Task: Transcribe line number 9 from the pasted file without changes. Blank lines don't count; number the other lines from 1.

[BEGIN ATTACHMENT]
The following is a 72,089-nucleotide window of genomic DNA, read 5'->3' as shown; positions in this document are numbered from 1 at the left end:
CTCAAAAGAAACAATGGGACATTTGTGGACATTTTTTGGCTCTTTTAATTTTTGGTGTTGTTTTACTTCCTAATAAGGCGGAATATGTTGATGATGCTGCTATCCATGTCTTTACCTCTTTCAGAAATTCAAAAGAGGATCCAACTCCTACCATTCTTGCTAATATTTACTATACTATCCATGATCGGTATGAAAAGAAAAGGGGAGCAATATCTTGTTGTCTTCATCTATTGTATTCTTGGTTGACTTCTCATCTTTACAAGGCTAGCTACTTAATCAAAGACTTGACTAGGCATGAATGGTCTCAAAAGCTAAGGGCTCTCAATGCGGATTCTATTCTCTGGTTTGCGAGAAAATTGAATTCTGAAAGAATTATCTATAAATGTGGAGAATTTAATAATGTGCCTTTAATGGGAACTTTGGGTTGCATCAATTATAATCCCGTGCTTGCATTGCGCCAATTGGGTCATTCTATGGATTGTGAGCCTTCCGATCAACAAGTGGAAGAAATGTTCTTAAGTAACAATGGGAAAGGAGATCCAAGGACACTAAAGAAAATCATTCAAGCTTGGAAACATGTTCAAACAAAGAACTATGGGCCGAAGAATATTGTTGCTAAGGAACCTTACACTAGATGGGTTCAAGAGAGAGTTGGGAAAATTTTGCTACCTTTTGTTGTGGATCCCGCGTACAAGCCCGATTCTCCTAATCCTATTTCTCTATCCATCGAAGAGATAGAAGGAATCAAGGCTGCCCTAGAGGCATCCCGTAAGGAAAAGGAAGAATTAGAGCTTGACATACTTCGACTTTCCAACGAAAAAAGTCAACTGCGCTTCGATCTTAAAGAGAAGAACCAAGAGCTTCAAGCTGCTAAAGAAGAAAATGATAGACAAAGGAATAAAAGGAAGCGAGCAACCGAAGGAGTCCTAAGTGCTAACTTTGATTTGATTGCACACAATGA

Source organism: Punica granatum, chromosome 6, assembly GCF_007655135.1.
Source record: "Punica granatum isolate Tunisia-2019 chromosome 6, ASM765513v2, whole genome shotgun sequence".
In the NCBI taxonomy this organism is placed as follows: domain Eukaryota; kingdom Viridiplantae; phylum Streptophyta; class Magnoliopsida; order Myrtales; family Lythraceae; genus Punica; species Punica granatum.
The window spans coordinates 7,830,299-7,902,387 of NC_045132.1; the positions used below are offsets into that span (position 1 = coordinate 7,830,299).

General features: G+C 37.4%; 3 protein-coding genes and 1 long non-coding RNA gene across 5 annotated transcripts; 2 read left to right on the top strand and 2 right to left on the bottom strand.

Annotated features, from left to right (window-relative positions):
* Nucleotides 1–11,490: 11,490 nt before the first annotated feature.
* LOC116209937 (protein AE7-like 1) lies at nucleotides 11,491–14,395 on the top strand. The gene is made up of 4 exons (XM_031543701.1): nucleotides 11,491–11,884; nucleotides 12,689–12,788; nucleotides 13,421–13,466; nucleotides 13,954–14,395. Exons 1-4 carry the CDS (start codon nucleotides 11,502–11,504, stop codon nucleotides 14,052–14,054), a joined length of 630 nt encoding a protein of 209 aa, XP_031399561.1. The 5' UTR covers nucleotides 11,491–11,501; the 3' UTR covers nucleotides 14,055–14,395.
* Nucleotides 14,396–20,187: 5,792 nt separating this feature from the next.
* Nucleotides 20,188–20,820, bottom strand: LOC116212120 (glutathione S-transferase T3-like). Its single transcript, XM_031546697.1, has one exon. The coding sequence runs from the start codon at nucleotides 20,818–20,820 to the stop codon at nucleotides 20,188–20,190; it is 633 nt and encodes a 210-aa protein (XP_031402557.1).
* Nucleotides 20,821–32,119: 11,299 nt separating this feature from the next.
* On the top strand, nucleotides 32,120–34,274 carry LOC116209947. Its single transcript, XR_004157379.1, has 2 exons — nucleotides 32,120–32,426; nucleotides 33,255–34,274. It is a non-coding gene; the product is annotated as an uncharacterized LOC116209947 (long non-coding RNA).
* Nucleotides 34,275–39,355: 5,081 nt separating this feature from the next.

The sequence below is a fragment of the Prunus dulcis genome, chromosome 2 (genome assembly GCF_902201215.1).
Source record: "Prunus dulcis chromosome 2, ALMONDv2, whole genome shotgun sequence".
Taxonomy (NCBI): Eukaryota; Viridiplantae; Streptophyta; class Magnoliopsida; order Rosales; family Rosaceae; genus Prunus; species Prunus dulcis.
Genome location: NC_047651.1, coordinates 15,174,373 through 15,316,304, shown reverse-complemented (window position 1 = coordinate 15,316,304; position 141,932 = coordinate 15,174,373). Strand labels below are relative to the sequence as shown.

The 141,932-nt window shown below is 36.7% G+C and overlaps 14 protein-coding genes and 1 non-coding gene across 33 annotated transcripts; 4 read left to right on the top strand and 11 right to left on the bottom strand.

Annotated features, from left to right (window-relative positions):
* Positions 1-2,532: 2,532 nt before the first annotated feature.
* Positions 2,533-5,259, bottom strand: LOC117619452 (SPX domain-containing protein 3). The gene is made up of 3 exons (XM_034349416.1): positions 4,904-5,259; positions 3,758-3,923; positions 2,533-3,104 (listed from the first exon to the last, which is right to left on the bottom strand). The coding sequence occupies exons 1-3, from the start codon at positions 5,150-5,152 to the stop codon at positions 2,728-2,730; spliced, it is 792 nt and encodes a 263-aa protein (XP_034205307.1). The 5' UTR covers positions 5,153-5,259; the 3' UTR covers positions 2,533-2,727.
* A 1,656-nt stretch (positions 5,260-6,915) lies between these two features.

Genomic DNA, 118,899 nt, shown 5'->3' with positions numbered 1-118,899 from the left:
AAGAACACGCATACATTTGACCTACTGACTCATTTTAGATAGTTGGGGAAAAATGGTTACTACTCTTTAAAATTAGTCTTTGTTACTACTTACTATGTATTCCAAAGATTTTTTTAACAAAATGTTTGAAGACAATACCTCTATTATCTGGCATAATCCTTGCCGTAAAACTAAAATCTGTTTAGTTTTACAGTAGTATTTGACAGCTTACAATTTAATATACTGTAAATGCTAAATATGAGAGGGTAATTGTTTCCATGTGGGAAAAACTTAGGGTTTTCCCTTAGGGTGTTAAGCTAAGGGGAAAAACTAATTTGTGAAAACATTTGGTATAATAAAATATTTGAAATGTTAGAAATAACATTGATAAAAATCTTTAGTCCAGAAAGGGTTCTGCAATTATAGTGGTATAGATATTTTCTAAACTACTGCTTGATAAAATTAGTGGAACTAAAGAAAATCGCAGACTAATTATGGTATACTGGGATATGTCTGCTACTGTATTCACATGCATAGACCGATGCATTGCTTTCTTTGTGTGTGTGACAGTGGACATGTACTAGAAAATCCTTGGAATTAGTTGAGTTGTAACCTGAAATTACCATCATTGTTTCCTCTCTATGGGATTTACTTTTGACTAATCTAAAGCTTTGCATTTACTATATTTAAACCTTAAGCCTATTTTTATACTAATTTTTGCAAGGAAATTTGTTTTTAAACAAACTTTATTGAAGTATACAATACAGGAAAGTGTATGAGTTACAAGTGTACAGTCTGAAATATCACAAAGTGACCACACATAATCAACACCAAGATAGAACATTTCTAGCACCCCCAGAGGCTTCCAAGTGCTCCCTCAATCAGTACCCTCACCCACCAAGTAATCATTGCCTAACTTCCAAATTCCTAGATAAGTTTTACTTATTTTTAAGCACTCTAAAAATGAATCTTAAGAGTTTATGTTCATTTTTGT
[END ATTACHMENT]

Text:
* Nucleotides 1–11,490: 11,490 nt before the first annotated feature.